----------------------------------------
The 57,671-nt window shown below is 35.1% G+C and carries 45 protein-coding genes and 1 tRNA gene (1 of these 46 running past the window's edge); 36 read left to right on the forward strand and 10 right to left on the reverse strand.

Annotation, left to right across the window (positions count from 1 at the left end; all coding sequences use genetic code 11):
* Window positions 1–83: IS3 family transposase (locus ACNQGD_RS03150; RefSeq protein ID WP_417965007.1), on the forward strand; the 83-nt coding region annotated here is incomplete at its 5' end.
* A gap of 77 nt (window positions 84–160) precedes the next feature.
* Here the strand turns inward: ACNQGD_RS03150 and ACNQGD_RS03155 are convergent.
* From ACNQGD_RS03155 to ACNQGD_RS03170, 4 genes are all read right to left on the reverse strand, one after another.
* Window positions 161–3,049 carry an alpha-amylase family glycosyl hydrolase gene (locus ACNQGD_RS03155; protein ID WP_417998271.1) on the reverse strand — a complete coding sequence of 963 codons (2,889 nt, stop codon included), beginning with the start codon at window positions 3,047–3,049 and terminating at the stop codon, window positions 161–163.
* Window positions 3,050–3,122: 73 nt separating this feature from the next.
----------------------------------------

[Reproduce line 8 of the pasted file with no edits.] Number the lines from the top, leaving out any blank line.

* Window positions 3,050–3,122: 73 nt separating this feature from the next.